On Our Radar: Pipit Dresses
If it wasn’t for the roving eye of a few chic, young gallerinas, Pipit designer Dustin Horowitz might be painting portraits instead of making dresses. After he left his longtime post as creative director at Tommy Hilfiger in 2007, Horowitz launched the dress label as a side project, but his main focus was fine art. After all, that—not fashion—was his major at Parsons. “I invited these galleries to see my work,” explains Horowitz in his spartan Garment District studio. “But all they wanted was the dresses.” Two years later, those dresses are in 30 Barneys New York stores (they have an exclusive in the U.S.) and 20 more boutiques in Japan.
But Pipit is certainly not without its arty elements. With a number of exceedingly simple silhouettes (the racerback tank, the T-shirt dress, the apron) as canvas, Horowitz experiments with industrial fabrics and various screening and dyeing methods, like a cool stenciled lace print or last spring’s amazing pleated over-dyed plaids, which recall Junya Watanabe. Many of his pieces are produced at a studio in Brooklyn that works exclusively with fine artists, but the dresses are still priced quite affordably—around $250 to $275. If all goes well, Spring 2010 may also see Pipit’s first jacket, modeled on the classic jean jacket. For now, we’re happy to have that laser focus on perfectly simple frocks with an artful soul.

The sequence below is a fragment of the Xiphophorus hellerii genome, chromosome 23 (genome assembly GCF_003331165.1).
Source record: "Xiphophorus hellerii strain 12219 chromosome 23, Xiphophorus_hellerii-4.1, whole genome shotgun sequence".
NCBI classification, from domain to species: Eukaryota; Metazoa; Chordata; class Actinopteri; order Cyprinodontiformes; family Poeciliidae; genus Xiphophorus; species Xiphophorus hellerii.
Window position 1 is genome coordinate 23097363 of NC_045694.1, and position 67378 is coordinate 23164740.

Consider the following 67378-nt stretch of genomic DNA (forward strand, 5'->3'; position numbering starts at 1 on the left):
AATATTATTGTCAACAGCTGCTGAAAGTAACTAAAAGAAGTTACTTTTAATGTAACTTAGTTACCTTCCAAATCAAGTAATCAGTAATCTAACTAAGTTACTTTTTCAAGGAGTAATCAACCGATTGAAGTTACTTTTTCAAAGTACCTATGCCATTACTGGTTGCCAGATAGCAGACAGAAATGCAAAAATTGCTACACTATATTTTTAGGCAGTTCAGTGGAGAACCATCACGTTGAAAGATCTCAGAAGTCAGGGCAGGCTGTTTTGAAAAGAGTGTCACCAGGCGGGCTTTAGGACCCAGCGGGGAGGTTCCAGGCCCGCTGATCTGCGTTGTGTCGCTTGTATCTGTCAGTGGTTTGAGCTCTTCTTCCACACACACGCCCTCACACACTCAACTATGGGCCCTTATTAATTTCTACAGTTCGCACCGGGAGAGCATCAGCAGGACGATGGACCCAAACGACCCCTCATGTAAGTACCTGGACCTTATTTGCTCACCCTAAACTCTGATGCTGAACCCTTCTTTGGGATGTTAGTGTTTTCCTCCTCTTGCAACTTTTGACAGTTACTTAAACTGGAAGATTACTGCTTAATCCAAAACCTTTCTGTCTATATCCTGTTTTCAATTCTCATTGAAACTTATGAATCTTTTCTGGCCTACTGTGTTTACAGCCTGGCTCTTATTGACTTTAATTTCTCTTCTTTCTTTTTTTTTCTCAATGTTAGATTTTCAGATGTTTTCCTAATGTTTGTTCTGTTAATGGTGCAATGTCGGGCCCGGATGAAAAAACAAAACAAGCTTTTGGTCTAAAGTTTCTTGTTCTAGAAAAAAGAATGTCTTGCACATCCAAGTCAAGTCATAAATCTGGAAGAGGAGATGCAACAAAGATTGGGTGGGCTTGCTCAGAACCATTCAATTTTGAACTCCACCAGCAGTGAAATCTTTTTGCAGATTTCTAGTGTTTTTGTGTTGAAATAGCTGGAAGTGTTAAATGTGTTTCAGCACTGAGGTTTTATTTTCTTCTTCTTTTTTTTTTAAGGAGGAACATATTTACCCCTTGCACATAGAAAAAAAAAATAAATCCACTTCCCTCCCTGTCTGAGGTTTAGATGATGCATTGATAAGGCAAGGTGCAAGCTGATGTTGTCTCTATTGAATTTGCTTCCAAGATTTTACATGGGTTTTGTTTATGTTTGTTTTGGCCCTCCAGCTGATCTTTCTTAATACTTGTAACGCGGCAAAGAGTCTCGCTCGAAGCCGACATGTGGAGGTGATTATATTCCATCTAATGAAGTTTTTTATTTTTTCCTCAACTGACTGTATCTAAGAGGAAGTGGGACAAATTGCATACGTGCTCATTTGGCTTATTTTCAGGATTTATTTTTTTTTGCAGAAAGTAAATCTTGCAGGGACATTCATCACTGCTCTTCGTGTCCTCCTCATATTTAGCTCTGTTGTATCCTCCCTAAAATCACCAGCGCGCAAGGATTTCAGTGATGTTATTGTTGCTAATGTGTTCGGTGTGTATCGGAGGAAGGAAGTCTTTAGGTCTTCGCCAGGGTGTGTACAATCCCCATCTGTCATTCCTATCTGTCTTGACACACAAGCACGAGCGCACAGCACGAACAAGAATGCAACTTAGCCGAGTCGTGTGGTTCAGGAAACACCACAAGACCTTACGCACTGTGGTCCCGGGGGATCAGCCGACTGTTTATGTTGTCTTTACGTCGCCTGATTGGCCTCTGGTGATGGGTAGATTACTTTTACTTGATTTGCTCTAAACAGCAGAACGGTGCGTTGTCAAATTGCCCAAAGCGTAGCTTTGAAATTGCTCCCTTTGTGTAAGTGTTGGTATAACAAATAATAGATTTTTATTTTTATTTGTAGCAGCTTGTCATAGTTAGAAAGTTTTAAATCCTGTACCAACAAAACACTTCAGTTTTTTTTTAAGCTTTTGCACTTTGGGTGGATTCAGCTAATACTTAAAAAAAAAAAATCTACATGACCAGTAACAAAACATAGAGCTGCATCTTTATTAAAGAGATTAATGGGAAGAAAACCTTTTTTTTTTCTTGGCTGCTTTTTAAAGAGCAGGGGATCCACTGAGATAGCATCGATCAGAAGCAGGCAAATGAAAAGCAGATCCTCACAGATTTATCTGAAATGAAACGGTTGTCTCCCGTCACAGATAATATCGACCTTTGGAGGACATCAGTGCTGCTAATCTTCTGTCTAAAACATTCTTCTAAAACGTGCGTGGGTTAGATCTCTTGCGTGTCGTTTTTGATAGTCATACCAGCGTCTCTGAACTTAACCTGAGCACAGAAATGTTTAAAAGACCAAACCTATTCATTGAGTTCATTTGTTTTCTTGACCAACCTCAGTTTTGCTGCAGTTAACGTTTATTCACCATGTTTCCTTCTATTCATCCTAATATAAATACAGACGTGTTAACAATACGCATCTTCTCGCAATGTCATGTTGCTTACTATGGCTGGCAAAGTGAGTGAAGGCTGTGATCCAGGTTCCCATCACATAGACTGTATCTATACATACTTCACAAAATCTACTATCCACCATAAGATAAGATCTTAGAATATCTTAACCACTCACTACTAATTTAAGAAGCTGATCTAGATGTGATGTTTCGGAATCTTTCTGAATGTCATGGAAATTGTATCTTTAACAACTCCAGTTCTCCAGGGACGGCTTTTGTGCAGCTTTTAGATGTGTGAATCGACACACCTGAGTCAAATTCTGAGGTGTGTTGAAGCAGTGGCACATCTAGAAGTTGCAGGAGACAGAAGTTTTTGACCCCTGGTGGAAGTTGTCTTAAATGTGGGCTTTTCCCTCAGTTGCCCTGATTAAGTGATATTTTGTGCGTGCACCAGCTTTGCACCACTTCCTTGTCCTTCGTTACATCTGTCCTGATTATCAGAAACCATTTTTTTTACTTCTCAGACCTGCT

Pipit dresses, $250 to $275, at Barneys New York, www.barneys.com.